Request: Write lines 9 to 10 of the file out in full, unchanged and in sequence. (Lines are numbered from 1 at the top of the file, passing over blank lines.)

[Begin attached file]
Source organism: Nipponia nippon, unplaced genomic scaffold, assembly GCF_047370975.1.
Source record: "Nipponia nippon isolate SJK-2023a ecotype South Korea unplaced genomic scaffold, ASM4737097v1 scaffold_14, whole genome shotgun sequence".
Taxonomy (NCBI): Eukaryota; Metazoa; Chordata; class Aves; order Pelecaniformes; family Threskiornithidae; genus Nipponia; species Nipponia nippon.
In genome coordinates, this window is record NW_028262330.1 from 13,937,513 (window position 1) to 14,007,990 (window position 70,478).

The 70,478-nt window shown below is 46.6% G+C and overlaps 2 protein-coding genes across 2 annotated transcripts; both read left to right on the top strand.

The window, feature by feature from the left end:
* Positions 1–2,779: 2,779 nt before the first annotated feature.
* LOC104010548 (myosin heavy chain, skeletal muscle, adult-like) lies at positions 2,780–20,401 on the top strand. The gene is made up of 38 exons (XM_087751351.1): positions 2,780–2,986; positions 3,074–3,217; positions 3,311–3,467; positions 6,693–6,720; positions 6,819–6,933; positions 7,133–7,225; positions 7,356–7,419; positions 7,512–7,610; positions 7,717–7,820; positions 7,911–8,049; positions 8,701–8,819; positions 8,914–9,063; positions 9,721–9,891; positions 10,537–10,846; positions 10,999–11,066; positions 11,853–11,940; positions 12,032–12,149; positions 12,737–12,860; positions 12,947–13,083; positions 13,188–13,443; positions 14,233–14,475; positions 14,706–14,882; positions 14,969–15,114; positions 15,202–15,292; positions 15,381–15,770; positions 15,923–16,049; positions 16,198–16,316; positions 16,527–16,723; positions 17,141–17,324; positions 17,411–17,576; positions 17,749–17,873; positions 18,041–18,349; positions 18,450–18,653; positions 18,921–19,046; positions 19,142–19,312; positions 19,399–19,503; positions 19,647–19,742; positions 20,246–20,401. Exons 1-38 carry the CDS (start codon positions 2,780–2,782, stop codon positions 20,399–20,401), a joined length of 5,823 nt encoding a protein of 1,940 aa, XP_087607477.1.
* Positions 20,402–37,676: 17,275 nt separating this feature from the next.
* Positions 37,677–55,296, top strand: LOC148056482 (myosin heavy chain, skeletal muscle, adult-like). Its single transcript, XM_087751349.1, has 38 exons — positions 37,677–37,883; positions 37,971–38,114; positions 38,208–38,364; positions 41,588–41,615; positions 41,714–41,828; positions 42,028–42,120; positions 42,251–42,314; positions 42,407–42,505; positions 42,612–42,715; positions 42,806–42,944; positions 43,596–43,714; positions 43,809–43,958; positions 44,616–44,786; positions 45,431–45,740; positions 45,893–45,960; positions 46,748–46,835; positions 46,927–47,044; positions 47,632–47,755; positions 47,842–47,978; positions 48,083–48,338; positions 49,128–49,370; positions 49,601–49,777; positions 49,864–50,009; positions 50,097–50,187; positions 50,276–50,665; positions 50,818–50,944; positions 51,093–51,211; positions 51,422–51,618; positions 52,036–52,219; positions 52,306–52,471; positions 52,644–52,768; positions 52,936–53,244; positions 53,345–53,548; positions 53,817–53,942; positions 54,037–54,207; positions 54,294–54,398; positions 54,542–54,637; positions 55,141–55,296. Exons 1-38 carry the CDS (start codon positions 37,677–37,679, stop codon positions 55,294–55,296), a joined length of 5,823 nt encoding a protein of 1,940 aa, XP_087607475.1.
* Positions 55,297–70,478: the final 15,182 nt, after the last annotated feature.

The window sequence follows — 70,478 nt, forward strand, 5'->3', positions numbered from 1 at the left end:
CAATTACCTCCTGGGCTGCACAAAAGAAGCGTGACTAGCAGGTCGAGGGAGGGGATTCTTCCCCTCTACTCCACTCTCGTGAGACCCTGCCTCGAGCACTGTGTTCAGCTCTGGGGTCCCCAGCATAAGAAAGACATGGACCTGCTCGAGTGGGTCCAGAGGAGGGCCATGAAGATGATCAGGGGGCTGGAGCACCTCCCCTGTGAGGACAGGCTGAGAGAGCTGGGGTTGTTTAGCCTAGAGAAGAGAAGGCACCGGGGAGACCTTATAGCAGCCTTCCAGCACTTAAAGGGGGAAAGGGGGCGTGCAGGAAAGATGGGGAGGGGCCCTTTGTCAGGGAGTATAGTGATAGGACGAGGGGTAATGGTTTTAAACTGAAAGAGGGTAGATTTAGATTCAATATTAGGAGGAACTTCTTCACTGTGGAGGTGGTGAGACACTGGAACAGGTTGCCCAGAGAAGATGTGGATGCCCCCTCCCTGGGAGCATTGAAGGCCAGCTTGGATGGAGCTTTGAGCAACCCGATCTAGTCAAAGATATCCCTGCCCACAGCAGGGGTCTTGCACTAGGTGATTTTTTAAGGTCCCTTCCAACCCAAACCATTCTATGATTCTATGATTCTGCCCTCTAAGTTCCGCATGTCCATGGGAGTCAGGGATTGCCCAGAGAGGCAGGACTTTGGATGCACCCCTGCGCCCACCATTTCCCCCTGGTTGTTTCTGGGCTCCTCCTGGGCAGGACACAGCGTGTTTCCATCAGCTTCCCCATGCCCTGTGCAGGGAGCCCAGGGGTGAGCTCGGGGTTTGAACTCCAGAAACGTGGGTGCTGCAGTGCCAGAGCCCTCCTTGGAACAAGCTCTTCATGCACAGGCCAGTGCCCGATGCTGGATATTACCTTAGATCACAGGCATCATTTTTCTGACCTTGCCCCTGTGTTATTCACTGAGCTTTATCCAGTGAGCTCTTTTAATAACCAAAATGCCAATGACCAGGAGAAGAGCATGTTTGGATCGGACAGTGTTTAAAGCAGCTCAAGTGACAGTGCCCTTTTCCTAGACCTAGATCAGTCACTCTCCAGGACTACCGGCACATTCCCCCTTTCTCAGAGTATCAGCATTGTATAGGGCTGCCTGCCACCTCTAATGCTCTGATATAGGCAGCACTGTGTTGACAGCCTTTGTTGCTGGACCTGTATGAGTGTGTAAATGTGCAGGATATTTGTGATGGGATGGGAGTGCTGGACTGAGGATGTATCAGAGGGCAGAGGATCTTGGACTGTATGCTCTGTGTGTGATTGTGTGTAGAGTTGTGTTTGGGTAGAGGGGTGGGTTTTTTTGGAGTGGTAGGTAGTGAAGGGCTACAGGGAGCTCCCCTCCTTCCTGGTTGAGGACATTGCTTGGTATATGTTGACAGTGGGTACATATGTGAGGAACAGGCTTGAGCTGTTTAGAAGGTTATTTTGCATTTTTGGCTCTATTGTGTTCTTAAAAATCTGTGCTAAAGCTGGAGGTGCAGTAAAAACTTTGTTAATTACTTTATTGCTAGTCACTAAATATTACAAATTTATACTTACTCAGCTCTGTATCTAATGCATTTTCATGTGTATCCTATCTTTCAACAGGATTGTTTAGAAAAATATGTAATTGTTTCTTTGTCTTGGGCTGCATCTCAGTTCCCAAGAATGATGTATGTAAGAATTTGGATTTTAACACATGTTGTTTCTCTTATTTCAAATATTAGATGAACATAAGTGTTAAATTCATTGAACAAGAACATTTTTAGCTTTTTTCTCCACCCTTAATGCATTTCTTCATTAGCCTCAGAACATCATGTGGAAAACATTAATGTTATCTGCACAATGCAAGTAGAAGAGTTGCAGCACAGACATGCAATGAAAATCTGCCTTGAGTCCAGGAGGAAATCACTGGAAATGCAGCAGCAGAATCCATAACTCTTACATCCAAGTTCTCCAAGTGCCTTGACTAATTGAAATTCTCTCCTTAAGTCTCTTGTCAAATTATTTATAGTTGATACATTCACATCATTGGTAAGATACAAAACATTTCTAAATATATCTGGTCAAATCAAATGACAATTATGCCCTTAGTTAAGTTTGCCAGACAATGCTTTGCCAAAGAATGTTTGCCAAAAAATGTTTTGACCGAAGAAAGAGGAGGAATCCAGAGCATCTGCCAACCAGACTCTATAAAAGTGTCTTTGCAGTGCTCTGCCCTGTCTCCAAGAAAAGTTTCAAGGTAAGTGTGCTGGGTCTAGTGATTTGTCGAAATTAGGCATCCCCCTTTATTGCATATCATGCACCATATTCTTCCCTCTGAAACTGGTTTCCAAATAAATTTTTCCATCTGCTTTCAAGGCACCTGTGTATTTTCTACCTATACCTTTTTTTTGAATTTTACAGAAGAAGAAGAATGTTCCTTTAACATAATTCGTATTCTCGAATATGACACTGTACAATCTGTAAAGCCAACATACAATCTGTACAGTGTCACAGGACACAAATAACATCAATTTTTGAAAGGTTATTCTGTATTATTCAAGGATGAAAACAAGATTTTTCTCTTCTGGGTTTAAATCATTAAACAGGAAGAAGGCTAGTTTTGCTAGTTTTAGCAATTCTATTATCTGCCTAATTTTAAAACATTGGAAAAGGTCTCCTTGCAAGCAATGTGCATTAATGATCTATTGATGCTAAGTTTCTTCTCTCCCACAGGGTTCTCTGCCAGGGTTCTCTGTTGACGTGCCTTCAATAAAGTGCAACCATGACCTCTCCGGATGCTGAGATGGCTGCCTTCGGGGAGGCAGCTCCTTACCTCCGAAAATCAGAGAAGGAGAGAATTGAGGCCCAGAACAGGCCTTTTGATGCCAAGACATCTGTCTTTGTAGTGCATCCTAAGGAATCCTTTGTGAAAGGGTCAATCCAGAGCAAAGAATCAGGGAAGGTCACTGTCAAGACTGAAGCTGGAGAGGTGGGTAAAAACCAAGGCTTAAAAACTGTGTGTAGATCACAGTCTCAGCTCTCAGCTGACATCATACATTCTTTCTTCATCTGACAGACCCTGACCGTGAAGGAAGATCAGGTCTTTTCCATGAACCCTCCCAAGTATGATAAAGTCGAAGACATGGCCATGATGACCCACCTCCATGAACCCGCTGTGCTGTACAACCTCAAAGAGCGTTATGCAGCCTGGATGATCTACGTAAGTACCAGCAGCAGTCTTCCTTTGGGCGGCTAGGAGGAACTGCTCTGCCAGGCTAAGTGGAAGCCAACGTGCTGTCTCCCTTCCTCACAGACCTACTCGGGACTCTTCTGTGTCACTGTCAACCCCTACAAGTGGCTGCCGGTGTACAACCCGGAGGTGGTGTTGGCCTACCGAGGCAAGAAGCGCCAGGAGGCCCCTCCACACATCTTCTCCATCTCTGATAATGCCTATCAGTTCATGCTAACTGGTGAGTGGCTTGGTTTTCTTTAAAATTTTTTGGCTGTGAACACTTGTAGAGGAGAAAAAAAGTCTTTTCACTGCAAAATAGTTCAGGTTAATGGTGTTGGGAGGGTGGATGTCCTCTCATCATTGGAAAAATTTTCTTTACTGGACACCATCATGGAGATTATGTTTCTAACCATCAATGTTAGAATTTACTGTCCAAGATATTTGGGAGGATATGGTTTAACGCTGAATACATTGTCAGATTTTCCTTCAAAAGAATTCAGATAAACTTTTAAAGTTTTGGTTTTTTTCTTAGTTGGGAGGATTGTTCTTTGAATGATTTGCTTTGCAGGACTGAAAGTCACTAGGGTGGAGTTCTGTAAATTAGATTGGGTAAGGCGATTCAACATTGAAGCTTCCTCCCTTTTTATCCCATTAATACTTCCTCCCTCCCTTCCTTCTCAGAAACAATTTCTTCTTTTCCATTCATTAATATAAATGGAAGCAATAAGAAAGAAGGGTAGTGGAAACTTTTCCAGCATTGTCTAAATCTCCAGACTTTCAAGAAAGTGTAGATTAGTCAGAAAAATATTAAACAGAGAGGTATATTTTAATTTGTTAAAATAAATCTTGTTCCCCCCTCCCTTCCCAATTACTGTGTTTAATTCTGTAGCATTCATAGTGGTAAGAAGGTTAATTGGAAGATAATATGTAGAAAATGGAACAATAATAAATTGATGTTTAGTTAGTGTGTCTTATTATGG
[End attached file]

* Positions 20,402–37,676: 17,275 nt separating this feature from the next.
* Positions 37,677–55,296, top strand: LOC148056482 (myosin heavy chain, skeletal muscle, adult-like). Its single transcript, XM_087751349.1, has 38 exons — positions 37,677–37,883; positions 37,971–38,114; positions 38,208–38,364; positions 41,588–41,615; positions 41,714–41,828; positions 42,028–42,120; positions 42,251–42,314; positions 42,407–42,505; positions 42,612–42,715; positions 42,806–42,944; positions 43,596–43,714; positions 43,809–43,958; positions 44,616–44,786; positions 45,431–45,740; positions 45,893–45,960; positions 46,748–46,835; positions 46,927–47,044; positions 47,632–47,755; positions 47,842–47,978; positions 48,083–48,338; positions 49,128–49,370; positions 49,601–49,777; positions 49,864–50,009; positions 50,097–50,187; positions 50,276–50,665; positions 50,818–50,944; positions 51,093–51,211; positions 51,422–51,618; positions 52,036–52,219; positions 52,306–52,471; positions 52,644–52,768; positions 52,936–53,244; positions 53,345–53,548; positions 53,817–53,942; positions 54,037–54,207; positions 54,294–54,398; positions 54,542–54,637; positions 55,141–55,296. Exons 1-38 carry the CDS (start codon positions 37,677–37,679, stop codon positions 55,294–55,296), a joined length of 5,823 nt encoding a protein of 1,940 aa, XP_087607475.1.